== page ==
Technical Museum in Zagreb, about Tesla's inventions (rotating egg, Tesla's three phase generator, Tesla's transformer, Tesla's remote control boat, etc).

It seems that Nikola Tesla was the first one to discover the electron. This can be seen in his article "Reply to J.J. Thomson's note", published in Electrical Engineer, New York, August 26, 1891. In this article Tesla claims that his experiments prove the existence of charged particles ("small charged balls"), while J.J. Thomson denied this. It was only five years later that Thomson proved the existence of electron using another experiment. See [Centuries of Natural Sciences in Croatia 2, p. 62, article by academician Vladimir Paar, outstanding Croatian physicist].

The Supreme Court of the USA overturned Marconi's patent of modern radio in favor of Nikola Tesla in 1943, soon after his death. Tesla died in New York, in circumstances close to poverty.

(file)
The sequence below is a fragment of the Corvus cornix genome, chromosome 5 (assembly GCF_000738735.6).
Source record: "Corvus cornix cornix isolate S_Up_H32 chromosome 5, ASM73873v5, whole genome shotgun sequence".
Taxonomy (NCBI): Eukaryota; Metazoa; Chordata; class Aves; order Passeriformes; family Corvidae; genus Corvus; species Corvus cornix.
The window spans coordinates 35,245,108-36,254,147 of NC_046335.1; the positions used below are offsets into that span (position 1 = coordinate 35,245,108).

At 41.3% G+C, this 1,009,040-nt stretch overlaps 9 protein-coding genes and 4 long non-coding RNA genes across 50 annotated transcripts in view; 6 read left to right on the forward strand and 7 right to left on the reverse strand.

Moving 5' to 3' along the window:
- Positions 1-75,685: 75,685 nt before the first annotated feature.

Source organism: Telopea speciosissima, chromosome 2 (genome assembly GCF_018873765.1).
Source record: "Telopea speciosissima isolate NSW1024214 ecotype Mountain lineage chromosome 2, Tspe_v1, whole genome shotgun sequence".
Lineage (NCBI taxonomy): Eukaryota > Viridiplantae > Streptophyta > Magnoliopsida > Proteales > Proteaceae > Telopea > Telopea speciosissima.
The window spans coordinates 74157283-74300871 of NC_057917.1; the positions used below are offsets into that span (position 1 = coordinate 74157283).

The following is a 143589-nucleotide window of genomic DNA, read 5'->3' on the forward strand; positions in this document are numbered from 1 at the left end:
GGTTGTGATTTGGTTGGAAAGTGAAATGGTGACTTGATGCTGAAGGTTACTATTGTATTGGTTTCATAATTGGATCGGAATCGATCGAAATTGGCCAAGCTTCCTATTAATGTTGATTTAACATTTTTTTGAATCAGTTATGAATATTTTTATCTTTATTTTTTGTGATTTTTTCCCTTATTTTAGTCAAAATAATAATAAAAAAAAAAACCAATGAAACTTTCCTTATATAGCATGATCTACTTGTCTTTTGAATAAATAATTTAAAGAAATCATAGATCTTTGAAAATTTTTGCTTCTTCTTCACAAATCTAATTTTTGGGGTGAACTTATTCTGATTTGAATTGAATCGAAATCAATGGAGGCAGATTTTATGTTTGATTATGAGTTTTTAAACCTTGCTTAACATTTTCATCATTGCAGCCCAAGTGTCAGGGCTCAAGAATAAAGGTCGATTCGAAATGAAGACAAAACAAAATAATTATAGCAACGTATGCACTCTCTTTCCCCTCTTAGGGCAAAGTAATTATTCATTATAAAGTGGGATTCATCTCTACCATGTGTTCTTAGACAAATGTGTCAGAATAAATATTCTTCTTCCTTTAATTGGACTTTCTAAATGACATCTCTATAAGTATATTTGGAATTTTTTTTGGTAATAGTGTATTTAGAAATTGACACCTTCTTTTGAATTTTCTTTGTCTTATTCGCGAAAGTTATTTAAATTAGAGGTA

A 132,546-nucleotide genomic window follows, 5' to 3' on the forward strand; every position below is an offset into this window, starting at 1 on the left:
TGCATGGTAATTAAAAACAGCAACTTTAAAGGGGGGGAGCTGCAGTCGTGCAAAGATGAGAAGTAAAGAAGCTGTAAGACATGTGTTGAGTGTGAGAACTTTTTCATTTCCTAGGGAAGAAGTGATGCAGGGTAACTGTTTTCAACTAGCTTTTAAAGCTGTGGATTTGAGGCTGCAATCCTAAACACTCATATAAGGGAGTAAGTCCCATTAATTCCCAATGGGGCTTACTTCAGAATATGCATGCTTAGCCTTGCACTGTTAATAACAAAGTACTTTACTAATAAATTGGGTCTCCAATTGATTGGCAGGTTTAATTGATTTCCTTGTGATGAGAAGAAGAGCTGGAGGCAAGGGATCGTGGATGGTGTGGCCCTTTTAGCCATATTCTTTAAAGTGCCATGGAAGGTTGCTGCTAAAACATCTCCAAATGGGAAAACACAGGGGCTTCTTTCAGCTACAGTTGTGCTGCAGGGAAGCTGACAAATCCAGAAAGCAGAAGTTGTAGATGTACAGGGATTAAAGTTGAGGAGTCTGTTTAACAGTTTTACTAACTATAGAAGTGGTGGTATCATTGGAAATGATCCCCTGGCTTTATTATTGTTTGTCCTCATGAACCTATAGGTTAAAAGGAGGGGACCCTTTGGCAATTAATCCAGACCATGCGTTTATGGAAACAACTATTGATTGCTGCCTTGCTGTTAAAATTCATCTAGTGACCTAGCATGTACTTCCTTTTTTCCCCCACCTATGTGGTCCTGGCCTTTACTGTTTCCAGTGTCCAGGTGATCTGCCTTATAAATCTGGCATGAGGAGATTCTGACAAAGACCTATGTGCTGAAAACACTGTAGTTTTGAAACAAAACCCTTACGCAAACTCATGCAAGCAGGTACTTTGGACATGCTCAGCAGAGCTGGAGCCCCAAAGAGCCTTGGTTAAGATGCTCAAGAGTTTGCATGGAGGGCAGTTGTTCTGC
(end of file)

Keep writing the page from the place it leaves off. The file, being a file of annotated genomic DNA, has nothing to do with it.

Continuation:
It is interesting that in Bartol Kasic's dictionary of Croatian language (16/17 centuries) one can find the name of "tesla", meaning adze. The word tesla (adze) is without any doubt related to Croatian words tesar - carpenter, tesati - to trim (a log), to dress (a stone).

Among scientists studying seismology the famous Moho-layer (or Moho-discontinuity) of the Earth is well known. It was named after the great Croatian geophysicist Andrija Mohorovicic (born in Volosko, 1857-1936), professor at the University of Zagreb. His discovery was essential for understanding the inner structure of the Earth and the behavior of seismic waves. Together with the theory of forces due to Rudjer Boskovic, this is probably the greatest achievement in the history of Croatian science.